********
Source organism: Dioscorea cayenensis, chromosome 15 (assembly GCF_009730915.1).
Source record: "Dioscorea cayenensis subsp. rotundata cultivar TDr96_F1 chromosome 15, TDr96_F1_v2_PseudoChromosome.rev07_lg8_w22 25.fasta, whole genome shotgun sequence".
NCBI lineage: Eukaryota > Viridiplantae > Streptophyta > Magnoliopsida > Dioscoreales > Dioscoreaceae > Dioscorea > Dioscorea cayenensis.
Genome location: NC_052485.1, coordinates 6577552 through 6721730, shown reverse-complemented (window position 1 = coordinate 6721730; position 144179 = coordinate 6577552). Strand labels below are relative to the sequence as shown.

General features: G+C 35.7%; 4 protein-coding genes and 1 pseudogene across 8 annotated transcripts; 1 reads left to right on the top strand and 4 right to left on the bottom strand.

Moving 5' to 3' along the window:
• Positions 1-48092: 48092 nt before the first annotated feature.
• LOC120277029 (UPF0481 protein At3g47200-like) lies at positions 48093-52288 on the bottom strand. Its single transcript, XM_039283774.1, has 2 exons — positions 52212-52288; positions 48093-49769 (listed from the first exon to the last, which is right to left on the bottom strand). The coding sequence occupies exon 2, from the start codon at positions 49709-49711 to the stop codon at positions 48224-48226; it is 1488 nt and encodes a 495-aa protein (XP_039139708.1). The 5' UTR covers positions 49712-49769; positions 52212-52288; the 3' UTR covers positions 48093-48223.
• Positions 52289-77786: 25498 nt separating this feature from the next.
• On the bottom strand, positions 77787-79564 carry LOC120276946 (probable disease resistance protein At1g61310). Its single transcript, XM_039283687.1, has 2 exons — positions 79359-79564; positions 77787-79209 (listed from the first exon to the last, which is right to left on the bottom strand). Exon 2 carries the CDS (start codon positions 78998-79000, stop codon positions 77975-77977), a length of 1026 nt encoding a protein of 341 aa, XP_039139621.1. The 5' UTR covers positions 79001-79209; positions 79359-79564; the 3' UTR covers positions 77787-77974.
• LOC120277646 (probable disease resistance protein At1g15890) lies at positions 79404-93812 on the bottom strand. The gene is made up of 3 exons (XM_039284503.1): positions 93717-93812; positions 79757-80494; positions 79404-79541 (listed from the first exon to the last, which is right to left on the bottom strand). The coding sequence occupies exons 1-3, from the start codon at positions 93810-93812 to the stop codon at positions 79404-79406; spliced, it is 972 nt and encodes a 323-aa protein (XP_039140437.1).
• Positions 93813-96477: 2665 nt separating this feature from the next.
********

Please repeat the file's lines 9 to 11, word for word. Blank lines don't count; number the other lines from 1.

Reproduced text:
• Positions 52289-77786: 25498 nt separating this feature from the next.
• On the bottom strand, positions 77787-79564 carry LOC120276946 (probable disease resistance protein At1g61310). Its single transcript, XM_039283687.1, has 2 exons — positions 79359-79564; positions 77787-79209 (listed from the first exon to the last, which is right to left on the bottom strand). Exon 2 carries the CDS (start codon positions 78998-79000, stop codon positions 77975-77977), a length of 1026 nt encoding a protein of 341 aa, XP_039139621.1. The 5' UTR covers positions 79001-79209; positions 79359-79564; the 3' UTR covers positions 77787-77974.
• LOC120277646 (probable disease resistance protein At1g15890) lies at positions 79404-93812 on the bottom strand. The gene is made up of 3 exons (XM_039284503.1): positions 93717-93812; positions 79757-80494; positions 79404-79541 (listed from the first exon to the last, which is right to left on the bottom strand). The coding sequence occupies exons 1-3, from the start codon at positions 93810-93812 to the stop codon at positions 79404-79406; spliced, it is 972 nt and encodes a 323-aa protein (XP_039140437.1).